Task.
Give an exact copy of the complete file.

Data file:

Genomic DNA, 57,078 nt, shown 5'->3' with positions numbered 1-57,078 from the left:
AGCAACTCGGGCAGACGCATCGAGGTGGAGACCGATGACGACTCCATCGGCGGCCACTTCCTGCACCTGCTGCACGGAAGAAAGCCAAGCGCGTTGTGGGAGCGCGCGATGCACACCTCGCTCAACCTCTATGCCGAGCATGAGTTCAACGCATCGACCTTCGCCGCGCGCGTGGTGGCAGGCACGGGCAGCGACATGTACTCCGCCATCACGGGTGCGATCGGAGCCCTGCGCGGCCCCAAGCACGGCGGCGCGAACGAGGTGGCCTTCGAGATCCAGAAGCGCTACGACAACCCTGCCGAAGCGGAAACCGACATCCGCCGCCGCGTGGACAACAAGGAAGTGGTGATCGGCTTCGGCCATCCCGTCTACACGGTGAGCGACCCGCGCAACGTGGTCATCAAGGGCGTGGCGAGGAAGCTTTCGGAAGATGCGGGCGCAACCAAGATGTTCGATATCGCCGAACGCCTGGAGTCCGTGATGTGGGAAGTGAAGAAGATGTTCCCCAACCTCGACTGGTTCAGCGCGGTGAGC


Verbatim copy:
Genomic DNA, 57,078 nt, shown 5'->3' with positions numbered 1-57,078 from the left:
AGCAACTCGGGCAGACGCATCGAGGTGGAGACCGATGACGACTCCATCGGCGGCCACTTCCTGCACCTGCTGCACGGAAGAAAGCCAAGCGCGTTGTGGGAGCGCGCGATGCACACCTCGCTCAACCTCTATGCCGAGCATGAGTTCAACGCATCGACCTTCGCCGCGCGCGTGGTGGCAGGCACGGGCAGCGACATGTACTCCGCCATCACGGGTGCGATCGGAGCCCTGCGCGGCCCCAAGCACGGCGGCGCGAACGAGGTGGCCTTCGAGATCCAGAAGCGCTACGACAACCCTGCCGAAGCGGAAACCGACATCCGCCGCCGCGTGGACAACAAGGAAGTGGTGATCGGCTTCGGCCATCCCGTCTACACGGTGAGCGACCCGCGCAACGTGGTCATCAAGGGCGTGGCGAGGAAGCTTTCGGAAGATGCGGGCGCAACCAAGATGTTCGATATCGCCGAACGCCTGGAGTCCGTGATGTGGGAAGTGAAGAAGATGTTCCCCAACCTCGACTGGTTCAGCGCGGTGAGC